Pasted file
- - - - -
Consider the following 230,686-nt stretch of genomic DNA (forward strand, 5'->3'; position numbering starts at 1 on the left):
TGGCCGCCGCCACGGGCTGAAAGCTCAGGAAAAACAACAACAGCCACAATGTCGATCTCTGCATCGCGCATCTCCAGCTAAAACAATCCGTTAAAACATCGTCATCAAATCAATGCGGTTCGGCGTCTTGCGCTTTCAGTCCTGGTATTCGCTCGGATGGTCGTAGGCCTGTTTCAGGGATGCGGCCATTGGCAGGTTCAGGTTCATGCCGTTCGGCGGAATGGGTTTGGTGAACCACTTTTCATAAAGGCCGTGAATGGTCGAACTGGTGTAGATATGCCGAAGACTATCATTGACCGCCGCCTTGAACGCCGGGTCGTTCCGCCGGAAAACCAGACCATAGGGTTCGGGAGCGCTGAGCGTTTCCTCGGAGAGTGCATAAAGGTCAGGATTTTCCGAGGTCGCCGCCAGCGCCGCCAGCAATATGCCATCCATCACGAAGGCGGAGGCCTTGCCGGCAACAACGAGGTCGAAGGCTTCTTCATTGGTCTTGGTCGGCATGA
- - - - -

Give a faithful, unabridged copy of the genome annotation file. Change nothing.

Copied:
Consider the following 230,686-nt stretch of genomic DNA (forward strand, 5'->3'; position numbering starts at 1 on the left):
TGGCCGCCGCCACGGGCTGAAAGCTCAGGAAAAACAACAACAGCCACAATGTCGATCTCTGCATCGCGCATCTCCAGCTAAAACAATCCGTTAAAACATCGTCATCAAATCAATGCGGTTCGGCGTCTTGCGCTTTCAGTCCTGGTATTCGCTCGGATGGTCGTAGGCCTGTTTCAGGGATGCGGCCATTGGCAGGTTCAGGTTCATGCCGTTCGGCGGAATGGGTTTGGTGAACCACTTTTCATAAAGGCCGTGAATGGTCGAACTGGTGTAGATATGCCGAAGACTATCATTGACCGCCGCCTTGAACGCCGGGTCGTTCCGCCGGAAAACCAGACCATAGGGTTCGGGAGCGCTGAGCGTTTCCTCGGAGAGTGCATAAAGGTCAGGATTTTCCGAGGTCGCCGCCAGCGCCGCCAGCAATATGCCATCCATCACGAAGGCGGAGGCCTTGCCGGCAACAACGAGGTCGAAGGCTTCTTCATTGGTCTTGGTCGGCATGA